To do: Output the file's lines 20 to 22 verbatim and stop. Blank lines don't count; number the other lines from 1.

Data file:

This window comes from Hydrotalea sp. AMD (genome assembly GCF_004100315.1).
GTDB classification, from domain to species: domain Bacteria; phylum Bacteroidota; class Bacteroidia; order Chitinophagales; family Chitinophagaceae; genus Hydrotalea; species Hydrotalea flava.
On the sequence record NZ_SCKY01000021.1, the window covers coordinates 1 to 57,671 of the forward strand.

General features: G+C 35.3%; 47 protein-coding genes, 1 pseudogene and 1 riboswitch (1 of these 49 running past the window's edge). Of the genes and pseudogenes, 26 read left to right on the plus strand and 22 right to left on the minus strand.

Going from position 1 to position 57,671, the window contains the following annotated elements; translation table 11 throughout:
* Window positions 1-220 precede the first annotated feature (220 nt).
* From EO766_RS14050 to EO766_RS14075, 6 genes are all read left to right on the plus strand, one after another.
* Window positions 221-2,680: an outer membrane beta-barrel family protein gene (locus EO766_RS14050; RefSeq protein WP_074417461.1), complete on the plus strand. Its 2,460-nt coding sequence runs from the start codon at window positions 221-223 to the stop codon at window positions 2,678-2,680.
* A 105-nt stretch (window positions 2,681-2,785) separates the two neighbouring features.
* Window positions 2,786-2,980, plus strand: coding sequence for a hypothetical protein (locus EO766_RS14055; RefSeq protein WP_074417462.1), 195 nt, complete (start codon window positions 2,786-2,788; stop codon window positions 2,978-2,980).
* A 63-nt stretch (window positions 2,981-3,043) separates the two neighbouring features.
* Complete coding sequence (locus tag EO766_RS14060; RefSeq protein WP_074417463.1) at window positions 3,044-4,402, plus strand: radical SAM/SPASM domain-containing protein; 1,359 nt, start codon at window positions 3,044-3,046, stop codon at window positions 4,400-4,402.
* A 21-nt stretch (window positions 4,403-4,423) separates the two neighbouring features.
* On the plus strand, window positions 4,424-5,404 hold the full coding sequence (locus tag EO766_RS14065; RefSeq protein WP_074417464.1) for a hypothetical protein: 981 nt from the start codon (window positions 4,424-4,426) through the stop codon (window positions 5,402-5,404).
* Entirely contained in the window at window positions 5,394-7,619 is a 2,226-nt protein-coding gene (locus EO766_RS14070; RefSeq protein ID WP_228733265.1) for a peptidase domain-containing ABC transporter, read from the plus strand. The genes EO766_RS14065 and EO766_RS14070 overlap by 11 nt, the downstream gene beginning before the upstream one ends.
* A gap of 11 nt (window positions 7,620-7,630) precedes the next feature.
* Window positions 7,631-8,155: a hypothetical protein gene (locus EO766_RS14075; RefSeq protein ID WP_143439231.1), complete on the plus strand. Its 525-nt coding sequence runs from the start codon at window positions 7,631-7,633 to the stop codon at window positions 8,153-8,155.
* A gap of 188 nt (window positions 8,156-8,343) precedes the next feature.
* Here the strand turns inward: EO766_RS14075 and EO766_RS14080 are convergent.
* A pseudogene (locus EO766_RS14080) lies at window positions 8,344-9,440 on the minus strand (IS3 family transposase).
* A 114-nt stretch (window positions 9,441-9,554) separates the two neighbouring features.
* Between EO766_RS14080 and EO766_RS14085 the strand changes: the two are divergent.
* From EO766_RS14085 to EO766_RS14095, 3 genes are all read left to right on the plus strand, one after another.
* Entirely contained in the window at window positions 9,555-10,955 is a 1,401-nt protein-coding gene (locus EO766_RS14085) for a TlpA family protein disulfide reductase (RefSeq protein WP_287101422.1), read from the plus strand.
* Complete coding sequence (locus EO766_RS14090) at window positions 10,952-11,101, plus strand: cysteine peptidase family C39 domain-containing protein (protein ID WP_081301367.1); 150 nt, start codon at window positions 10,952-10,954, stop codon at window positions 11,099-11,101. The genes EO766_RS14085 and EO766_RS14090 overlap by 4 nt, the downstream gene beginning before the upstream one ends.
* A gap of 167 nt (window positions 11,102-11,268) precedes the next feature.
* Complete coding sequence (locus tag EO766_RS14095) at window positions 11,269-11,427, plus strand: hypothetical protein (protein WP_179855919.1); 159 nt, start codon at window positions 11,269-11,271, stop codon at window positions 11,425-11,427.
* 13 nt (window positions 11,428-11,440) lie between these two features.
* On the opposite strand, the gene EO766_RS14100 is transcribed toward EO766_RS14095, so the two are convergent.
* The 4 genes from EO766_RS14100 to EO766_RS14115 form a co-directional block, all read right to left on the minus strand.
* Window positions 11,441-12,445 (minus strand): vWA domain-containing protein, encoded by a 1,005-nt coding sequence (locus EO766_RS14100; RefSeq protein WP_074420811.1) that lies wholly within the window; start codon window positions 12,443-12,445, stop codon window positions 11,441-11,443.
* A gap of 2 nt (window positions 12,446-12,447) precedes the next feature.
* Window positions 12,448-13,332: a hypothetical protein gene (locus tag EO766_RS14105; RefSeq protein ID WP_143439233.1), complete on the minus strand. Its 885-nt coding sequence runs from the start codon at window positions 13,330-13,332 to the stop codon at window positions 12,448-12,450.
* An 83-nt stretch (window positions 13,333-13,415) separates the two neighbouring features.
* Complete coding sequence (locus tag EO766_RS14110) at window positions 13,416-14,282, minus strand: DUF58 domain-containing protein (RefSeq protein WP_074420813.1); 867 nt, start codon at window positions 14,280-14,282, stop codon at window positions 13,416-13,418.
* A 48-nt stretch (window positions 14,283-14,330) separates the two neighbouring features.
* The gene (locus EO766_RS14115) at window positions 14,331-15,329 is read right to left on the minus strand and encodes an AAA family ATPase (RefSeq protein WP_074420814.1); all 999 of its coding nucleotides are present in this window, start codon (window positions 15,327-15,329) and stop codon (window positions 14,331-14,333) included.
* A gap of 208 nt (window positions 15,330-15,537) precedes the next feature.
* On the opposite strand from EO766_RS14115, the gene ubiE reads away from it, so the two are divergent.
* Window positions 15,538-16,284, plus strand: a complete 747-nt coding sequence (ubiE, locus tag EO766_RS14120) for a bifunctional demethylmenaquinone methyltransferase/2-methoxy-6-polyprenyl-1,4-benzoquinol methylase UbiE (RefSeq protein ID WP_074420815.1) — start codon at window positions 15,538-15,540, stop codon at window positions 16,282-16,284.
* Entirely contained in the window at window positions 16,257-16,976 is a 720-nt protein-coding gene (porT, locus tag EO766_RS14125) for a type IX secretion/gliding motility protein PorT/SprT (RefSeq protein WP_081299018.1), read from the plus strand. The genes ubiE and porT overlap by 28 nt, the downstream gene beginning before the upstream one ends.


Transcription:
* A pseudogene (locus EO766_RS14080) lies at window positions 8,344-9,440 on the minus strand (IS3 family transposase).
* A 114-nt stretch (window positions 9,441-9,554) separates the two neighbouring features.
* Between EO766_RS14080 and EO766_RS14085 the strand changes: the two are divergent.